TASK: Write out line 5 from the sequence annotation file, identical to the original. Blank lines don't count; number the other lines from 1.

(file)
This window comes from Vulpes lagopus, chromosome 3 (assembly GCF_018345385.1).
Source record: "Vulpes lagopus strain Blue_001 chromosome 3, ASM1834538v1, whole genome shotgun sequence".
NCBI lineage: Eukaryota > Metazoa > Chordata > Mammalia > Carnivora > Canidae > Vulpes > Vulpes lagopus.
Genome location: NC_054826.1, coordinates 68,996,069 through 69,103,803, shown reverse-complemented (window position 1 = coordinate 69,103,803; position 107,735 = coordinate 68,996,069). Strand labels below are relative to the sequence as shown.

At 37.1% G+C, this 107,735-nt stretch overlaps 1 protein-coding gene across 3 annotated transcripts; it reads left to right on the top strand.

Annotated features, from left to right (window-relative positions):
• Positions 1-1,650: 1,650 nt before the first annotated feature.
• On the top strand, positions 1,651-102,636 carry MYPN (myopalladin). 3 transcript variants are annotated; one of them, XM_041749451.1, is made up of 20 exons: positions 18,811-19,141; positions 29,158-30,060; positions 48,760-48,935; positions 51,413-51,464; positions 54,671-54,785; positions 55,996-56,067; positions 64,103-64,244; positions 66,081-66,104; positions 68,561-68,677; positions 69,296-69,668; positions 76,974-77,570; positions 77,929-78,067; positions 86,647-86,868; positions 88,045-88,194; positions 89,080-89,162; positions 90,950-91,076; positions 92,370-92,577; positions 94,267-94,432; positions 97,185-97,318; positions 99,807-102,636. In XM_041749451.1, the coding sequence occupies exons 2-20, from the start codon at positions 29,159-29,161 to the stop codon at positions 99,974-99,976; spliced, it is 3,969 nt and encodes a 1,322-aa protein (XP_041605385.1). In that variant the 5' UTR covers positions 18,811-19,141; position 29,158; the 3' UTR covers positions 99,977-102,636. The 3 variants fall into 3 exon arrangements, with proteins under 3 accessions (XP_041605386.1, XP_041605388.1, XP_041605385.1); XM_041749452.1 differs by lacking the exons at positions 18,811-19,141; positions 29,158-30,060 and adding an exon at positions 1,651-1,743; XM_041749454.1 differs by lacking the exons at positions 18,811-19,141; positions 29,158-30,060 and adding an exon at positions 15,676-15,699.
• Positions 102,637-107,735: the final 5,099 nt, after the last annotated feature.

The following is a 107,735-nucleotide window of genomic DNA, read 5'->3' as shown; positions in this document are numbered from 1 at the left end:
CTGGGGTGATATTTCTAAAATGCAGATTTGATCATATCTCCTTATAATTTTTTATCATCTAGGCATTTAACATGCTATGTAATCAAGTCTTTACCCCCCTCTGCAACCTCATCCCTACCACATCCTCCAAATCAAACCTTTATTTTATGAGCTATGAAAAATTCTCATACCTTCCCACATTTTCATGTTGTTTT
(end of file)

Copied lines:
At 37.1% G+C, this 107,735-nt stretch overlaps 1 protein-coding gene across 3 annotated transcripts; it reads left to right on the top strand.